I understand that you may feel your novel doesn't fit the three-act structure, and that's fine. However, it will still naturally split into scenes. There are models for five-act novels or even more. Yet what is essential when writing your synopsis is not the act structure but the fact that you have identified the acts in your book.

Think in Scenes

A scene is a passage of your novel in which the protagonist undergoes some change.

This might be emotional; they may learn something new, or it may simply be a change in circumstances. In their own way, a scene is a story in itself.

A good indication of a scene is that it can be lifted from a book and stand alone. Each scene will have a start, middle, and end. It will also have an element of conflict.

Your next step is to split your acts into scenes.

There is no rule to the number of scenes per act, and each scene can be a different length. In fact, each act can be a different length (in a classic three-act structure Act 1 and 3 tend to be of similar length and both shorter than the longer Act 2). In fact, you will probably find that you have a ready-made scene breakdown in the form of your chapters. There is a strong possibility that you have naturally formed chapters from scenes.

Example

ACT 1 – Scene 1: Bob Smith is woken to be told of a murder. The reader learns that Bob Smith is single and the disorganized nature of his living arrangements points toward a disorganized life. (Change: learns of murder — inciting incident)

ACT 1 – Scene 2: Bob Smith arrives at the murder scene. The victim and the circumstances of the death are similar to a past murder. (Change: learns that a serial killer is active)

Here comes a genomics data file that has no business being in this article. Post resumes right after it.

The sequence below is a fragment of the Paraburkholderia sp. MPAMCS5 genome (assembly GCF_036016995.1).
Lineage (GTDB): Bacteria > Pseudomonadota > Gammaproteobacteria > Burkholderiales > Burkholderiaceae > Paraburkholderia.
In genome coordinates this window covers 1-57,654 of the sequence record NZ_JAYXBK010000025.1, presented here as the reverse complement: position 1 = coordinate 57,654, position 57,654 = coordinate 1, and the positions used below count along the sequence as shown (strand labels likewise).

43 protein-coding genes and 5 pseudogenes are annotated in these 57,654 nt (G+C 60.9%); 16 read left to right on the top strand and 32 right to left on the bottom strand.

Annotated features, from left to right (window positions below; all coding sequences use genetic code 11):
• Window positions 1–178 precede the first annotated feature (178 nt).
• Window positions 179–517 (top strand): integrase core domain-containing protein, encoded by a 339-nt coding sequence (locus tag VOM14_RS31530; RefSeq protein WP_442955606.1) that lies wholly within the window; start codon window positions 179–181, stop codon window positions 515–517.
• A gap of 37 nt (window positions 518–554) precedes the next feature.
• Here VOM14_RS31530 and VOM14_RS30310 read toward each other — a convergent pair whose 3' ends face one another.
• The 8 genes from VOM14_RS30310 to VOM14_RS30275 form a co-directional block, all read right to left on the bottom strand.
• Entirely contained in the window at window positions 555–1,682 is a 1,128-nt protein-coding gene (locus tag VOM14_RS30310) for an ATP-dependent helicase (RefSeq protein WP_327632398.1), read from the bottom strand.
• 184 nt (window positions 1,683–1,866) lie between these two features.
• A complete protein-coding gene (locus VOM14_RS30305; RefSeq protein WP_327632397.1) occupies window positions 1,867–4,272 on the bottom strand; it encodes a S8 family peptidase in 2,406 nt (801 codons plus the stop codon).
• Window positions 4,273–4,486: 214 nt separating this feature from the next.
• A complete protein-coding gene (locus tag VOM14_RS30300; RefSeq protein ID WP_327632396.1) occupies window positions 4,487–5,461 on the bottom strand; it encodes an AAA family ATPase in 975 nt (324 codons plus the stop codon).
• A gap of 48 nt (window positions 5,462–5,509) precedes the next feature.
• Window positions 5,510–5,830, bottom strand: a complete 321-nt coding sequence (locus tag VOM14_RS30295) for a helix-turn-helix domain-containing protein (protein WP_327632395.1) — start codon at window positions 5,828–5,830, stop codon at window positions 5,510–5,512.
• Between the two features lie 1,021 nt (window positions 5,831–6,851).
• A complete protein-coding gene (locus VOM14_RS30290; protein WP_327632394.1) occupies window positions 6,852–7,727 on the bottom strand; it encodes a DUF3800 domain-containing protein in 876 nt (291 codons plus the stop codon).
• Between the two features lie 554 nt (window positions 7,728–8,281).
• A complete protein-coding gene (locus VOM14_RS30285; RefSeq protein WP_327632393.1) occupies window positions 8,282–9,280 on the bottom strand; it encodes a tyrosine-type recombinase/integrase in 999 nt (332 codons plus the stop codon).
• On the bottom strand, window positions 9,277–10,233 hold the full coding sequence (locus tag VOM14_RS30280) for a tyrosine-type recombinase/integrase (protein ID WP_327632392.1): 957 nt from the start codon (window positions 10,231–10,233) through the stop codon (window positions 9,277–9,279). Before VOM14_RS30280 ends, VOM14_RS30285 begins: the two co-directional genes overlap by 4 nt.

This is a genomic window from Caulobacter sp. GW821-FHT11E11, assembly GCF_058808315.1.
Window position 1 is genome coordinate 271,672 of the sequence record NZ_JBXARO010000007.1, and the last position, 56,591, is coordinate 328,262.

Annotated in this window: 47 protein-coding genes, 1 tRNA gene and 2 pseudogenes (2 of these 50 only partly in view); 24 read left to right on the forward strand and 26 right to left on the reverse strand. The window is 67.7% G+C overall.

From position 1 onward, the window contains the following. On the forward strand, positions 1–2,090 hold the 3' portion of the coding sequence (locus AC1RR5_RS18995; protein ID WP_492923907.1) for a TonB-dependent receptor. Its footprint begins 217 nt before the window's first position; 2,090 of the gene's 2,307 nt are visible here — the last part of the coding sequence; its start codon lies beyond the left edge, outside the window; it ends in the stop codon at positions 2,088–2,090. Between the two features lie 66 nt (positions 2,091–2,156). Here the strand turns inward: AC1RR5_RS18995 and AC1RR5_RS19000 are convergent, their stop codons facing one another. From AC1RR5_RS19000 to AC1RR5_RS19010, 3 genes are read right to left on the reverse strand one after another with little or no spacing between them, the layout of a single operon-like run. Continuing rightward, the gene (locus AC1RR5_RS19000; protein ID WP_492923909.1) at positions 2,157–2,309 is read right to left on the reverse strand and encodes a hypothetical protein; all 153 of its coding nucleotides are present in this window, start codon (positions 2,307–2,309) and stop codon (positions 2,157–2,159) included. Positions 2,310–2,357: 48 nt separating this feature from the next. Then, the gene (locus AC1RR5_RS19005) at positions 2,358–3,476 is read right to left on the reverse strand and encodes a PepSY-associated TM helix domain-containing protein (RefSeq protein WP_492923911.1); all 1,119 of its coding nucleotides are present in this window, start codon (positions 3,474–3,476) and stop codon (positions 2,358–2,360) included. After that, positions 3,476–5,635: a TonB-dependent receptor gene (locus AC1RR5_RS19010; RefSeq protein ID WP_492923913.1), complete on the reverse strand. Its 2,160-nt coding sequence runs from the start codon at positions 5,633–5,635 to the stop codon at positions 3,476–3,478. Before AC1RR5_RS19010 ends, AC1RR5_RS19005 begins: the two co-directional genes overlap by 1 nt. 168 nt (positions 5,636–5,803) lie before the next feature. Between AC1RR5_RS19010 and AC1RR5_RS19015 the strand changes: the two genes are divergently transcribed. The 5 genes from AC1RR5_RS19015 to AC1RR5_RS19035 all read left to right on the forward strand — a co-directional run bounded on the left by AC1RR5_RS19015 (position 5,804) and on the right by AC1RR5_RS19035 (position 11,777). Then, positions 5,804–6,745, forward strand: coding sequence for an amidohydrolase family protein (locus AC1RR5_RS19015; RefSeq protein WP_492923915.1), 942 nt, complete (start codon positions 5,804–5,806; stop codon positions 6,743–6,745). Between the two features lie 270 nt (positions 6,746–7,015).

ACT 1 – Scene 3: Bob Smith attends the postmortem. He discovers the victim was stabbed with an unusual knife, perhaps ceremonial. He also discovers a note in the victim's mouth with biblical text inscribed. (Change: learns vital clues)

This example gives you an outline you can use to plot out your own novel's scene and act structure. From this outline, you will be able to produce your synopsis.

Summarize Your Plot

Having identified your novel's act structure and then listed the scenes within each act, you are finally in a position to write your synopsis.

There is no easy way to do this and the long and short is that you are going to have to summarize the key events.

To add to the complexity, you don't want to be talking about acts and scenes in the synopsis. Instead, your synopsis needs to reflect your novel with its narrative arc (start, middle, and end).

To help you visualize the kind of document you will produce, I have summarized the example we have used above. One word of warning here. Our example contains just one character and none of the complexity that you will find in a full novel. However, the example below will act as a workable guide.

BOB SMITH, a middle-aged cop with relationship issues and a problem with drink, is called to the scene of a grisly murder. On arrival, he finds the corpse of a mutilated young girl. After only a brief examination, he recognizes the method of her death. Another girl was killed in a similar manner only weeks before and Bob Smith is sure he has a serial killer in his city. The postmortem confirms Bob's fears, whilst also revealing the killer used a strange ceremonial knife and left a note containing a biblical quote in the mouth of the dead girl.

How to Prepare Your Sample Chapters

If you have managed to get this far then you should have written your query letter and constructed your synopsis. The third and final part of the book proposal is the extract.

The whole point of your book proposal has been to push the agent and publisher to the point at which they are willing to read your extract. Your query letter and synopsis will have demonstrated that you represent a real 'commercial' opportunity. However, it will all be for nothing if your extract is not up to scratch.

If you are serious about presenting the best possible book, then you should consider investing in professional help to prepare your sample chapters. Our book proposal service will help you to create a boo proposal of the highest possible standard.